You should take small portions and try to finish everything on your plate.  Dutch people don’t like to waste food.  When you are finished eating, put your knife and fork parallel across the right side of your plate.  If you are still eating, you can cross your knife and fork in the middle of the plate with the fork over the knife if you want to talk, rest from eating, or want a second helping.


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If you are eating at someone’s house, it is polite to offer to help with the dishes or to clean the table.  Being on time is very important to Dutch people. If you are invited to dinner, plan to be on time.  In the Netherlands, you should visit people after you have called them and planned a visit.  It is not polite just to drop by.

About Dutch Culture – Dutch Culture for kids

About Dutch Culture

Dutch culture (of the Netherlands) is very diverse.  There are cultural differences within the Netherlands because of the four regions that make up this country. The regions are divided into counties, provinces and cities.  Foreigners who have come to live and work in this country have helped to broaden the Dutch culture, also.


The Role of the Family

Family is very important.  Families who have children usually choose to have one or two.

Most of these families have two parents working outside of the home.

Other Values

Children go to daycare during the day. Primary school for all children begins at age four in the Netherlands.  

  • Cleanliness and neatness are important.
  • Saving money, being organized and working hard are also valued.
  • They are very punctual people.  Being even five minutes late is not acceptable.
  • Dutch people like their privacy.
  • They do not boast of success or material wealth.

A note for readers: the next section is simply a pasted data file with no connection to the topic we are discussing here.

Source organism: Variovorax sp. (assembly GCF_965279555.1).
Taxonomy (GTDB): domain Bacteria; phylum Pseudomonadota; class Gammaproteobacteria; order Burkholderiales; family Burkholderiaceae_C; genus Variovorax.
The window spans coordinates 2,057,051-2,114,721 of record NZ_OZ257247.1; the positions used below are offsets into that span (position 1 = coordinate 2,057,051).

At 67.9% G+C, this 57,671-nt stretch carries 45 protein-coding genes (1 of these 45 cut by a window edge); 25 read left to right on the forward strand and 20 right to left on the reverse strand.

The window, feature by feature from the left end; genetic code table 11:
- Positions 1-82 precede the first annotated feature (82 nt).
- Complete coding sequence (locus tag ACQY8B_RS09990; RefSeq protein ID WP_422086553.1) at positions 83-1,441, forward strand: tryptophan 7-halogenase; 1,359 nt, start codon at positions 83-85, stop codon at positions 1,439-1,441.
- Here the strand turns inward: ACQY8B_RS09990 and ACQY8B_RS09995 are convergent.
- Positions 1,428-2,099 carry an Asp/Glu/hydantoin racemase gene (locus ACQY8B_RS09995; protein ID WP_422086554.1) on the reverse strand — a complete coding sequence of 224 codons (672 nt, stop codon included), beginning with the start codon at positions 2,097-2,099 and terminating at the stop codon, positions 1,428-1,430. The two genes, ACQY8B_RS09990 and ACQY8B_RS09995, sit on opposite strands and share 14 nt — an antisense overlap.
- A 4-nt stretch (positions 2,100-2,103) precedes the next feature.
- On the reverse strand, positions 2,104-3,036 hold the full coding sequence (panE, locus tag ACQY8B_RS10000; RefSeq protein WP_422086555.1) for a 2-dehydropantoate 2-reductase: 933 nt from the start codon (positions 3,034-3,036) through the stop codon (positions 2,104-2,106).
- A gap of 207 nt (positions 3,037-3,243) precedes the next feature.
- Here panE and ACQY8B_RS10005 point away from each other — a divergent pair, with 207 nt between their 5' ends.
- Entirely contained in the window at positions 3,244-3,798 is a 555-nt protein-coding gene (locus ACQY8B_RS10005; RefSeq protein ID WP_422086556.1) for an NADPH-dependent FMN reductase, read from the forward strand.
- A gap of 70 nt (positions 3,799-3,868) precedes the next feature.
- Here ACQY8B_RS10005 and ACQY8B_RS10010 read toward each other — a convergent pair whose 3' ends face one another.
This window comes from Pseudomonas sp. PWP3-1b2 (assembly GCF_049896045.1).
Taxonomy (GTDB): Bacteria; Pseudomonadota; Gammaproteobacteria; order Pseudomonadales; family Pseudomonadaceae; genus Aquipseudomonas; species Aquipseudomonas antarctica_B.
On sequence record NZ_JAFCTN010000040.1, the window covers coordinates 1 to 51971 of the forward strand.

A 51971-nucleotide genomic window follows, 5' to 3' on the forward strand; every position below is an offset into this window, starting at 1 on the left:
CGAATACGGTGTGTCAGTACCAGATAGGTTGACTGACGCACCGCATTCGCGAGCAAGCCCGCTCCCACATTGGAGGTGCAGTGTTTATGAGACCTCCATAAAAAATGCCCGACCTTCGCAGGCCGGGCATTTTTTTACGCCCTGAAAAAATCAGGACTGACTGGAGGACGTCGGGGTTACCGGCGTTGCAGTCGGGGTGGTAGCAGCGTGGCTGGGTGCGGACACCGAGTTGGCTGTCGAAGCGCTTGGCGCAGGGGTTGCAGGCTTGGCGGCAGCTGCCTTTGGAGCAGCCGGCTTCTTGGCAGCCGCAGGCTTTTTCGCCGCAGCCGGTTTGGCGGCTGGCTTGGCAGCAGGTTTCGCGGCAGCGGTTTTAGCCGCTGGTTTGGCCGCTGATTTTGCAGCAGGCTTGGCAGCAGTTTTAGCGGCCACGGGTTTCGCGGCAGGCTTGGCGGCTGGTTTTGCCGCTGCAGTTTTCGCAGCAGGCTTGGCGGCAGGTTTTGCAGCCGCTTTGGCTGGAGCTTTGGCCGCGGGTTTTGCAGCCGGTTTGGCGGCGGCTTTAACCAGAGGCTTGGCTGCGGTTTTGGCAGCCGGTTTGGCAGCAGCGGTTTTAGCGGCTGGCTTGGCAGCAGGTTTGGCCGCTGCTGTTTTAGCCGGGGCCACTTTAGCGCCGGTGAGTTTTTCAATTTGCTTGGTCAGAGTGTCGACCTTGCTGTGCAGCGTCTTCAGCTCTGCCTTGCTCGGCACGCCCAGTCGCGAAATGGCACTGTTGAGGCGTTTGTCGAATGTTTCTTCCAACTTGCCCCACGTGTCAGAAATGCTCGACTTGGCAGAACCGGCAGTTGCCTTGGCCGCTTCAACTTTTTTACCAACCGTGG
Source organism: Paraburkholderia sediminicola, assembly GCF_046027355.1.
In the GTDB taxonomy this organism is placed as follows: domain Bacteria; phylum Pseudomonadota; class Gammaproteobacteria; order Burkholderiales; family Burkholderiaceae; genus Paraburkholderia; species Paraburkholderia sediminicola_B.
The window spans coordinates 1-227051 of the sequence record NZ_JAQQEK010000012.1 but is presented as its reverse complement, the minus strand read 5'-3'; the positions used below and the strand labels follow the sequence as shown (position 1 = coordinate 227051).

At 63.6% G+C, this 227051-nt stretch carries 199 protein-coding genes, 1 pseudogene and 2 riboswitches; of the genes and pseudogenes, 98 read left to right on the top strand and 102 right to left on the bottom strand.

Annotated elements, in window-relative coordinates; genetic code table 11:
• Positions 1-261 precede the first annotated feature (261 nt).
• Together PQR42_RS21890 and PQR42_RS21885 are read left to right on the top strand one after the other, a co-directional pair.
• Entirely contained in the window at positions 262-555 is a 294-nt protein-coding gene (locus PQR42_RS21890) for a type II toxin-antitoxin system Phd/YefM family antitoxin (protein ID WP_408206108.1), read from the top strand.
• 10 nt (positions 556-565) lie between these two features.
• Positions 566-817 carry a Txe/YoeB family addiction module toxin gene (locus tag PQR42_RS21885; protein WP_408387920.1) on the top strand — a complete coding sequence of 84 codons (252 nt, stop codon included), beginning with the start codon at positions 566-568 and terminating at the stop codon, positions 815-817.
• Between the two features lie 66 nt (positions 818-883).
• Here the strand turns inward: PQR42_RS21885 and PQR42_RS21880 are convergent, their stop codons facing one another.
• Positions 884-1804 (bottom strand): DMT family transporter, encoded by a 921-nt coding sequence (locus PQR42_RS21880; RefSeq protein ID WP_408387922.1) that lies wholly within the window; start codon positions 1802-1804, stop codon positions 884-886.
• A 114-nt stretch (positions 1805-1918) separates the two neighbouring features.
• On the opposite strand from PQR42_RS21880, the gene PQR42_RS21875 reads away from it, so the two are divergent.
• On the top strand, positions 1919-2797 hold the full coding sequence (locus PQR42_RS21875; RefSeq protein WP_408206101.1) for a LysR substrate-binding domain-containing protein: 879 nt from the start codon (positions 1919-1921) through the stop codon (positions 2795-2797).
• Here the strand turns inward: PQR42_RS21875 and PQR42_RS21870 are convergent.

• Dutch people are accepting of others.
  • They like to hear other people’s opinions and treat others with respect.
  • A good education and successful performance at school are important.  Many children go on to further education after high school.



What Images Do You Think Of?

The Netherlands and Dutch people bring to mind such things as wooden shoes, windmills and dikes.  We may think of the traditional clothing or folk tales about Hans Brinker and his silver skates.  Other pictures that remind you of the Netherlands might be fields of colorful tulips in spring time.  You might have heard about Anne Frank, the young Jewish girl who kept a diary during WW II.  This diary was later published and is known throughout the world.    

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Dutch Culture for children – Fun Facts, Food, music, language and more..

Dutch Fun Facts – Holland/Netherlands

DINOLINGO The Dutch national soccer has played three finals in the world cup soccer; in 1974 (against Germany), 1978 (against Argentina) and 2010 (againstSpain), but unfortunately never won the cup. It is found to be quite remarkable that such a small nation plays a rather large role on the international soccer stage. Soccer is national number one sport: cycling number two and speed skating number three.

Amsterdam is the capitol of The Netherlands. This city is known for is tolerant ambiance. There is a historic reason for this rather loose and tolerant attitude; During the seventeen hundreds, Amsterdam was a safe haven for many refugees and other thinkers, fleeing dictator regimes throughout Europe. When these people all came together in Amsterdam, they discovered that the town accepted other perspectives. As long as you paid your tax on time, you where welcome in Amsterdam.

Dutch Verbal Communication & Dialects – Holland/Netherlands

DINOLINGO As in most European countries, in Holland it is expected to use the formal form “U” or “Uw”. You continue to use this formal address until the other person informs you that it’s okay to use the informal form “je/jij”. It is very common to address older people with the formal form and they might even continue to address you in this form because in the old days the formal address was much more commonly used.